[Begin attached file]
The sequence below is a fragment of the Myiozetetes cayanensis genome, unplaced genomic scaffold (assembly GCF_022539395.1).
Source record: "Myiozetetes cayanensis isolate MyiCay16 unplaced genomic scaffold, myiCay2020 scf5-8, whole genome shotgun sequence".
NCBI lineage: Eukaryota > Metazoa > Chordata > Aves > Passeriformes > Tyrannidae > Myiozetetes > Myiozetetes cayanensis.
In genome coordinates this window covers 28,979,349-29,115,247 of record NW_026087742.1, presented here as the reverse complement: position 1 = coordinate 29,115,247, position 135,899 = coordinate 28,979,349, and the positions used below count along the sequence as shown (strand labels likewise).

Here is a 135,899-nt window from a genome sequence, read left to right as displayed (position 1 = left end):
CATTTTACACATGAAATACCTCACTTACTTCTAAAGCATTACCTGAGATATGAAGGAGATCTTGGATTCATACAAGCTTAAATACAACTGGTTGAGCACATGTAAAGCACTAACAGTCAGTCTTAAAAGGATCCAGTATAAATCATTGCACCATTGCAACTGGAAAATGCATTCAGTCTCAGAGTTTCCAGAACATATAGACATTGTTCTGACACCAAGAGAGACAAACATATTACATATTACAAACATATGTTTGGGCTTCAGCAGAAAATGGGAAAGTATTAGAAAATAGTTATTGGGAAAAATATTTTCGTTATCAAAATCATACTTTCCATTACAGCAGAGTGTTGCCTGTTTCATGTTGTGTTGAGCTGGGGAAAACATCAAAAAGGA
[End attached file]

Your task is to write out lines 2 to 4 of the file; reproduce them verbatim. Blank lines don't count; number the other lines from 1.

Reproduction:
Source record: "Myiozetetes cayanensis isolate MyiCay16 unplaced genomic scaffold, myiCay2020 scf5-8, whole genome shotgun sequence".
NCBI lineage: Eukaryota > Metazoa > Chordata > Aves > Passeriformes > Tyrannidae > Myiozetetes > Myiozetetes cayanensis.
In genome coordinates this window covers 28,979,349-29,115,247 of record NW_026087742.1, presented here as the reverse complement: position 1 = coordinate 29,115,247, position 135,899 = coordinate 28,979,349, and the positions used below count along the sequence as shown (strand labels likewise).